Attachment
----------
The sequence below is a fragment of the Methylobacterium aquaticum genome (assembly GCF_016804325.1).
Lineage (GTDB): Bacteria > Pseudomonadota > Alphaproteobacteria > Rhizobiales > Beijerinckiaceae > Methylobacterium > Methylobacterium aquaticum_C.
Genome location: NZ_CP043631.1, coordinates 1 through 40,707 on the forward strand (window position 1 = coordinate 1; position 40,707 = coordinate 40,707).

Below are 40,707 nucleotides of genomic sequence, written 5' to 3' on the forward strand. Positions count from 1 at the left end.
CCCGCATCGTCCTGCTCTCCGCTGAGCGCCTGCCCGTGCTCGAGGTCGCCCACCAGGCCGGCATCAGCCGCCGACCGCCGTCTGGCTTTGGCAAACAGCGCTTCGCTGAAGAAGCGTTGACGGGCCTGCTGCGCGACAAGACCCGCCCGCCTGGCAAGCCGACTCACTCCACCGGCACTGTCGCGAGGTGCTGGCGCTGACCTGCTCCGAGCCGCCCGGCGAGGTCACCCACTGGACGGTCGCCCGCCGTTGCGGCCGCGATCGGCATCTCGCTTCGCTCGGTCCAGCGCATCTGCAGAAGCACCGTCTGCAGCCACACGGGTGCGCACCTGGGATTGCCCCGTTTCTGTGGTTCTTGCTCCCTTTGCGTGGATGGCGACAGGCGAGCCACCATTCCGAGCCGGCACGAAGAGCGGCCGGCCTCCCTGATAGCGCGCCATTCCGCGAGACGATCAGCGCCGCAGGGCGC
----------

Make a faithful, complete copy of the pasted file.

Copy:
The sequence below is a fragment of the Methylobacterium aquaticum genome (assembly GCF_016804325.1).
Lineage (GTDB): Bacteria > Pseudomonadota > Alphaproteobacteria > Rhizobiales > Beijerinckiaceae > Methylobacterium > Methylobacterium aquaticum_C.
Genome location: NZ_CP043631.1, coordinates 1 through 40,707 on the forward strand (window position 1 = coordinate 1; position 40,707 = coordinate 40,707).

Below are 40,707 nucleotides of genomic sequence, written 5' to 3' on the forward strand. Positions count from 1 at the left end.
CCCGCATCGTCCTGCTCTCCGCTGAGCGCCTGCCCGTGCTCGAGGTCGCCCACCAGGCCGGCATCAGCCGCCGACCGCCGTCTGGCTTTGGCAAACAGCGCTTCGCTGAAGAAGCGTTGACGGGCCTGCTGCGCGACAAGACCCGCCCGCCTGGCAAGCCGACTCACTCCACCGGCACTGTCGCGAGGTGCTGGCGCTGACCTGCTCCGAGCCGCCCGGCGAGGTCACCCACTGGACGGTCGCCCGCCGTTGCGGCCGCGATCGGCATCTCGCTTCGCTCGGTCCAGCGCATCTGCAGAAGCACCGTCTGCAGCCACACGGGTGCGCACCTGGGATTGCCCCGTTTCTGTGGTTCTTGCTCCCTTTGCGTGGATGGCGACAGGCGAGCCACCATTCCGAGCCGGCACGAAGAGCGGCCGGCCTCCCTGATAGCGCGCCATTCCGCGAGACGATCAGCGCCGCAGGGCGC